TCU quarterback Shawn Robinson also was productive with 24-of-40 passing for 308 yards and one touchdown, but his two turnovers were costly while Haskins was able to avoid turnovers completely.

TCU outrushed OSU 203 to 182, but 93 of those yards came on a 93-yard touchdown run by Darius Anderson. TCU found the going on the ground very difficult in the second half.

Ohio State defensive end Nick Bosa left the game late in the first half and did not play in the second half. He was in street clothes on the sideline during the second half with what is being reported as an abdominal strain.

4 Responses

  1. We got our money’s worth with this game. I did not figure on having no offensive touchdowns in the first half. I think we were outcoached at times. Gary Patterson knew all of OSU’s weaknesses and took advantage of them. The depth of the Buckeyes eventually wore down TCU and I think that was the difference. Our O-Line and defense both need work. That was #15 that played OSU toe to toe. Aside from PSU the rest of the Big Ten has turned into the PAC-12, willing and able to lose to teams from the MAC, MWC, USA and directional schools, and it’s business as usual. Michigan is guilty of that as they struggled against SMU Saturday. Apart from OSU and maybe PSU there are no other credible teams left in the Big Ten. Ohio State’s win over TCU was a face saver for the Big Ten. On the other hand I think it’s awesome that the Akron Zips, being an Ohio MAC team, beat Northwestern. They got their paycheck for being a traveling punching bag plus the victory. The Buckeyes should have no problem with the Green Wave punching bag and then on to the Big Ten East championship on Sept. 29. After that it’s smooth sailing right to an undefeated regular season.

  2. That run was the longest in TCU history, breaking an 89 yarder by LaDanian Tomlinson. It also was the longest ever allowed by tOSU.
    The problems are real. This team isn’t ready to face a truly good offense. TCU is good, but not really good on offense.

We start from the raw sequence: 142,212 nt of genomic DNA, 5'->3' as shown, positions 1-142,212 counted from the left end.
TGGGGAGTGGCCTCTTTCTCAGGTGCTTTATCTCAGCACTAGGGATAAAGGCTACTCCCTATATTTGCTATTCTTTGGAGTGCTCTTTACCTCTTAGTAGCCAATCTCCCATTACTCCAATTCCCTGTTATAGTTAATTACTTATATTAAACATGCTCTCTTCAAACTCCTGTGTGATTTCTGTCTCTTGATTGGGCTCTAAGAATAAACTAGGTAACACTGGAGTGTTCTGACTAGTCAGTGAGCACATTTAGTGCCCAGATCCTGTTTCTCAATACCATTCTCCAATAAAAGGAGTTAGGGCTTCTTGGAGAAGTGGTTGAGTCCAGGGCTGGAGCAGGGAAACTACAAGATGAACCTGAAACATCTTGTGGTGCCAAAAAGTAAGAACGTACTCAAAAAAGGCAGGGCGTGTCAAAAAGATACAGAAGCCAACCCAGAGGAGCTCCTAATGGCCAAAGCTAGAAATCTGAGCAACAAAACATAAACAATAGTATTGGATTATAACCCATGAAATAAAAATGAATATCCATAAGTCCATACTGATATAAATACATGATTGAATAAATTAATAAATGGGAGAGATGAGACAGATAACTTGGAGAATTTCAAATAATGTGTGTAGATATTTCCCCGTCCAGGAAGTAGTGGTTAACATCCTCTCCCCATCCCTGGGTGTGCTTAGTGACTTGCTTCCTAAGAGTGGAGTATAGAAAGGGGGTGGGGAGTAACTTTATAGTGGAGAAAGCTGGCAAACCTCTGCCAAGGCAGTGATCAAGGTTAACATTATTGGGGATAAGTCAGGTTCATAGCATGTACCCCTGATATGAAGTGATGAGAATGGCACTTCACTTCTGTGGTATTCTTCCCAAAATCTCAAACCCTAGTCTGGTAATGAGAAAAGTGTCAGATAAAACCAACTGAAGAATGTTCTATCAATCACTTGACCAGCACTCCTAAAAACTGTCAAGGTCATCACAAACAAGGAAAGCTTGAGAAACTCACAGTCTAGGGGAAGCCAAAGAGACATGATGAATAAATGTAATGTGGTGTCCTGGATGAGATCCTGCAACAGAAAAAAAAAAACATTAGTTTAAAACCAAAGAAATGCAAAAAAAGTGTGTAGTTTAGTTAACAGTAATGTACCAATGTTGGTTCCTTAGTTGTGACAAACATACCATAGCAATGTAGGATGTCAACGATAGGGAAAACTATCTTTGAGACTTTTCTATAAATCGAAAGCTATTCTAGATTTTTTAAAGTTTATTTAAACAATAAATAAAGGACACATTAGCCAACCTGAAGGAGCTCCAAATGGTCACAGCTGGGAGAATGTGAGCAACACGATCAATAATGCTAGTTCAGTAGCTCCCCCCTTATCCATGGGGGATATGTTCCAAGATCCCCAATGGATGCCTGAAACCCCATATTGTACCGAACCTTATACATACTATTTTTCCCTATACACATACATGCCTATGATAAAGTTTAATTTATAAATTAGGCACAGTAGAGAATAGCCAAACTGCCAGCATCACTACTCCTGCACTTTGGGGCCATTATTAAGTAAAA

I tip my hat to Dwayne Haskins as I didn’t think he’d have quite as good of a day as he did. Nice job keeping poise on the big stage (though the TTUN game was probably a pretty good indicator he would, but he didn’t have to think about that one being thrown in, as it were).

  3. Is there anyone else who can coach the linebackers? Can we put Bill Davis in charge of something else. Please before we have another Everett Withers / Tim Beck / Zach Smith / position coach catastrophe? 4 and 5 Star LB players taking significant steps backwards for 1.3 seasons is coaching. LB problems not anywhere close to being resolved. Can we get Luke Fickell on speed dial?
    How come Saban rarely has problems replacing Assistant coaches – he doesn’t hire his friends or his friend’s kids. Does OSU have any options mid-season?

    1. Buckeyedad- that’s a great question. I’m all for removing the “buddy hire” notion, period- stuff like that should be stopped by the AD before it’s even allowed to start (yes, I know it happens at other schools. I don’t care about those schools).
      I realize John was writing into the wee hours so I will keep the criticism gentle. His use of the term “dominating” to describe the defense in the second half is…”generous” may the proper word. Here’s another word, an adjective to describe the full defensive effort- “Big12ish”. (Yes, I’m calling Webster’s later to claim ownership of the term.) I’m not looking up exact stats in the middle of the night, I know TCU gained around FIVE HUNDRED yards of offense. Middle linebacker continues to be a no horse race at this point. As for the DBs, I hold my breath EVERY time the opposing QB throws a pass.
      I believe OSU is learning how valuable their former LBs and DBs coaches truly were. Were there individually good games by defensive players? Sure. Harrison and Jones were good the whole game. Ask yourself honestly this question- were you nervous every time TCU was on offense? Welcome to Big 12 defense, folks.